Without any real details on why Kumble was chosen ahead of a long list of equally deserving and well-qualified candidates – and it is highly doubtful that we will ever be privy to that, we can all feel “positive” about the appointment but that is just living in hope rather than anything based in substantive evidence beyond the obvious facts of his extraordinary playing career.  I say this because there has been an overwhelming approval and embrace of the choice of head coach that the underlying processes in selecting the best available person have been thrown out the window. When support of decisions is made based on personality rather than actual vetting of qualifications, the scrutiny that will inevitably follow will also be based on “gut feelings” and “vibes” rather than grounded in facts and evidence, and that is a bad situation for Kumble – with all of his 619 Test wickets – or anyone else.

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Cricket and Integrity

What is integrity? It is the exact manifestation of inner values as outward actions. We expect integrity of ourselves, and of our leaders and our governments. Society is a fragile construct and without the essential glue of integrity, it would fall apart. 

Sports have a major role in our society and are subject to the same expectations of integrity. The people watching and supporting it need to have the confidence that the contests upon which they are expending enormous amounts of emotions, time and money are fair. Hence the need for drug testing and constant vigilance against fixing, bone density tests and corruption. But these measures only apply to the participants in the contests themselves – the athletes and the players, but not to the ones that are governing and administering the sport.

Case in point: Cricket and the ICC. The ICC includes “Fairness and Integrity” in the set of values that drive its goal of making cricket “a bigger, better global game”. But even a casual look at some of its conduct in the recent years would show that its outward actions are not the manifestation of its stated inner values.

Three years ago, BCCI, ECB and CA ran roughshod over the organization and its principles in what can only be called as a naked money grab, while the other ICC members allowed it to happen, motivated by their own greed and needs. With change in personnel, some of the damages from the Big Three takeover are being undone, while some will forever stick.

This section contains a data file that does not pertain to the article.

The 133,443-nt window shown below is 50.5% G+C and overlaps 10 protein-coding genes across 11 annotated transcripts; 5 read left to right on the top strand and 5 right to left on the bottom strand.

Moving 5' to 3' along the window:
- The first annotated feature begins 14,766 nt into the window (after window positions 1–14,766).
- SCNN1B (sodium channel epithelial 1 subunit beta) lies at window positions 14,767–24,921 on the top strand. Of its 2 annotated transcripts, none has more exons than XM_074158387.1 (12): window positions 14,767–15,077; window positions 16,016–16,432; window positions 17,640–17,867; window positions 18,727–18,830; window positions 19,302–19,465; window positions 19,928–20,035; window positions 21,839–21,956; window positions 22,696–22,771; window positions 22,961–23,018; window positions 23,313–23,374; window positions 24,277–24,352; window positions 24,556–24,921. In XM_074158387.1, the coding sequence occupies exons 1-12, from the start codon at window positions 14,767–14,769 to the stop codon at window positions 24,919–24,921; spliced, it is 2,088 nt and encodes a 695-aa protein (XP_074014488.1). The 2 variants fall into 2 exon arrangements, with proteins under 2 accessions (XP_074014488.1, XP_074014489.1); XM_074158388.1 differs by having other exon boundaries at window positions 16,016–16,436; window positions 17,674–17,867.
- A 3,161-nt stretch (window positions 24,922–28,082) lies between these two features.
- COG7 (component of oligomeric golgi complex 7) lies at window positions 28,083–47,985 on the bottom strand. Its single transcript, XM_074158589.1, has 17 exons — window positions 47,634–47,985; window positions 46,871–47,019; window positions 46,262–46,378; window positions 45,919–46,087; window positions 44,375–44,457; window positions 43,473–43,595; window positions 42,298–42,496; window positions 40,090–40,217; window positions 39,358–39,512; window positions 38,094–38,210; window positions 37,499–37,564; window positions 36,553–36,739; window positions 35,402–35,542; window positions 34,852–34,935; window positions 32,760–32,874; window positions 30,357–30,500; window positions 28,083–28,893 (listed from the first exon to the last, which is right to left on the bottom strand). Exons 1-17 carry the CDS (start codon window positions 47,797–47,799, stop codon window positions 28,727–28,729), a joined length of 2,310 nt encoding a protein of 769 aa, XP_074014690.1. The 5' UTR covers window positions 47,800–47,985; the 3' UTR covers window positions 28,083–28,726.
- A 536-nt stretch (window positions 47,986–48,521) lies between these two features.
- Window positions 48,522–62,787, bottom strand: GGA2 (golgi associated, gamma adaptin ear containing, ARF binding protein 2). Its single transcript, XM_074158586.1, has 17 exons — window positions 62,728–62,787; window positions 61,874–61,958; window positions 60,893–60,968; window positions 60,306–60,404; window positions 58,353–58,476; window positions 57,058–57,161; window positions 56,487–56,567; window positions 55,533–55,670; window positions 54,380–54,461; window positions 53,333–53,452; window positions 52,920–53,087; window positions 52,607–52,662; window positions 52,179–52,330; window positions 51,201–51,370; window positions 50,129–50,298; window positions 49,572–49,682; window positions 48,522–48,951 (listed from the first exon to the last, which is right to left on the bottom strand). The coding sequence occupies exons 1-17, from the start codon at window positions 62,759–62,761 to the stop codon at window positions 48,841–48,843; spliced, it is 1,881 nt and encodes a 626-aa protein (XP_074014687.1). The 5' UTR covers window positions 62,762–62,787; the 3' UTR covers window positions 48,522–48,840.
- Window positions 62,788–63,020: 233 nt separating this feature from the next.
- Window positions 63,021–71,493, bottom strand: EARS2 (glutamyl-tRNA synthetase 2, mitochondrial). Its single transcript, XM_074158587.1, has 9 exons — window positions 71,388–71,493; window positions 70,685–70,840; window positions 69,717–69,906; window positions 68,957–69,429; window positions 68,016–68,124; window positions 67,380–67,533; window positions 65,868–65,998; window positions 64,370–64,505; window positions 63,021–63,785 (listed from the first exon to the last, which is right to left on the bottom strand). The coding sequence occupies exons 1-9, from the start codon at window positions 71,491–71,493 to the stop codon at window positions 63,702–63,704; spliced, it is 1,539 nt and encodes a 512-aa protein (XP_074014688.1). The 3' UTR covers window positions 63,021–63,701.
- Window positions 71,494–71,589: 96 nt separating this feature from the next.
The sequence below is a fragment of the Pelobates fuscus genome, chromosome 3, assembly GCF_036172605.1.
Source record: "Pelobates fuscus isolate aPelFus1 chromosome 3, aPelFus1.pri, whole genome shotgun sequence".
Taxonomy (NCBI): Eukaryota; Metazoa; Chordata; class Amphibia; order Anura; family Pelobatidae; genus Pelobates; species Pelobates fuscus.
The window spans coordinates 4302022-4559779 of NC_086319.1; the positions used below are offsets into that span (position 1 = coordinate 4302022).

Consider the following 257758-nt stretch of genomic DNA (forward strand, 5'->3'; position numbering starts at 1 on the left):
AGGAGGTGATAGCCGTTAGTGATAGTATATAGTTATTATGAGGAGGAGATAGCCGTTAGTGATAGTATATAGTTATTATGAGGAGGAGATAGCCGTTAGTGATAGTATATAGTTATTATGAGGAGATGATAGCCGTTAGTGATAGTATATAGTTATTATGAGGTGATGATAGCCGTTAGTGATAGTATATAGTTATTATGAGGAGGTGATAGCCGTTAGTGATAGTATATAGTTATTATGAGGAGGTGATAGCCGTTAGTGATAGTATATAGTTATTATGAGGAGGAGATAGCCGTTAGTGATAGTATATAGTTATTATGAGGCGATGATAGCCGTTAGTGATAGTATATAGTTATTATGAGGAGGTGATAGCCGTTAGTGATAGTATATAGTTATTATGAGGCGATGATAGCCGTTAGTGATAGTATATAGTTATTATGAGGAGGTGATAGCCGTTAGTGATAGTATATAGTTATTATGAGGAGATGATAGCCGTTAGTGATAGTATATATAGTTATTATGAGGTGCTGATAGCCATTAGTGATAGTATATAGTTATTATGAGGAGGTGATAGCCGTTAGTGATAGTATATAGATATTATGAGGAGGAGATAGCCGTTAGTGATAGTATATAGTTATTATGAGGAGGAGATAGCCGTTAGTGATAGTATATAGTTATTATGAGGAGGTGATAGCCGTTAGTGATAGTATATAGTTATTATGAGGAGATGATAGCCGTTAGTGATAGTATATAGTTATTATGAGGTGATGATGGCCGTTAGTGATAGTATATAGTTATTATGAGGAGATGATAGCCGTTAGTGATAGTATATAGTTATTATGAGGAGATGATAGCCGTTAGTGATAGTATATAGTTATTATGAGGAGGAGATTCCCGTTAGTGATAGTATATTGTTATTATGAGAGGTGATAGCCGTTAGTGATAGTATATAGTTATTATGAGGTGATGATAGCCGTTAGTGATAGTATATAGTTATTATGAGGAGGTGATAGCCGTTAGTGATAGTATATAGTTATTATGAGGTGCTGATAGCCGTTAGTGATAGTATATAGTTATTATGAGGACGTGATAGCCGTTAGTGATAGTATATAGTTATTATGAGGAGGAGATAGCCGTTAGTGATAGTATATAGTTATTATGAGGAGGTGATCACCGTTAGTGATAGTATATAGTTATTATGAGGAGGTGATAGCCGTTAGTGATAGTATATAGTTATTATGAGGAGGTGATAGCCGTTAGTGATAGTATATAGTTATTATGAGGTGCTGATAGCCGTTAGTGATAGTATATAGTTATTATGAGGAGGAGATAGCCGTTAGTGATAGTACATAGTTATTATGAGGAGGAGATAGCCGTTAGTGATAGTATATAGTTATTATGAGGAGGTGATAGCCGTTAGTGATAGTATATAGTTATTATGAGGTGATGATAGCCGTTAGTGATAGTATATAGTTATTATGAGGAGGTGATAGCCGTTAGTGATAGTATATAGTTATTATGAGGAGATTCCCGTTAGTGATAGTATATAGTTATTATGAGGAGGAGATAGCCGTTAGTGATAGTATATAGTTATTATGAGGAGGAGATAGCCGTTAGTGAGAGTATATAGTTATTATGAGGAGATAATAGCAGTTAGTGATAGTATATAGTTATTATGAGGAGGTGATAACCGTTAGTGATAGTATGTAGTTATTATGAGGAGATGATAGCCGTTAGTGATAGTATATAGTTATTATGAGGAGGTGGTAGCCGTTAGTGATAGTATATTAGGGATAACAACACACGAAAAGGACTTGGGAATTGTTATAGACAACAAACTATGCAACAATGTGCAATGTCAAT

Yesterday, ICC unveiled the Champions Trophy 2017 tournament to be held in England. The draws and schedules were announced and Jonathan Liew at the Telegraph minced no words in calling the deliberate scheduling of India-Pakistan match in the group stage as fixing the draw, and he is right. ICC Chief Executive David Richardson dressed up this deliberate attempt to rig the schedule that guarantees the marquee (only in terms of TV viewer numbers and not quality of contest) match-up takes place as follows: “It’s hugely important from an ICC point of view. It’s massive around the world and the fans have come to expect it as well. It’s fantastic for the tournament because it gives it a massive kick.”

The underlying thoughts are easy to comprehend. ICC is beholden to the broadcasters (in this case, STAR) and had to ensure the broadcasters will get the bang for their buck, integrity of the draw be damned. Ever since the 2007 ODI world Cup when India and Pakistan failed to progress beyond the first round, and the broadcasters suffered losses, ICC has been bending over backwards to ensure, first and foremost, the interests of the broadcasters are catered. It is no surprise that Mr. Richardson could talk on one hand about meritocracy of promotion and relegation in the proposed two divisions of Test cricket, while also saying that “[n]o doubt we want to try to put India versus Pakistan in our event”. The two divisions will be made of 12 teams, 7 in the first division and 5 in the second. You might wonder why 7 and 5, and not the seemingly obvious 6 and 6. First of all it takes 7 votes (of the 10 Full ICC member nations) to pass a proposal and secondly, keeping it at 7 guarantees that the big TV markets are all part of the first division, and hence makes it a lucrative product for the broadcasters.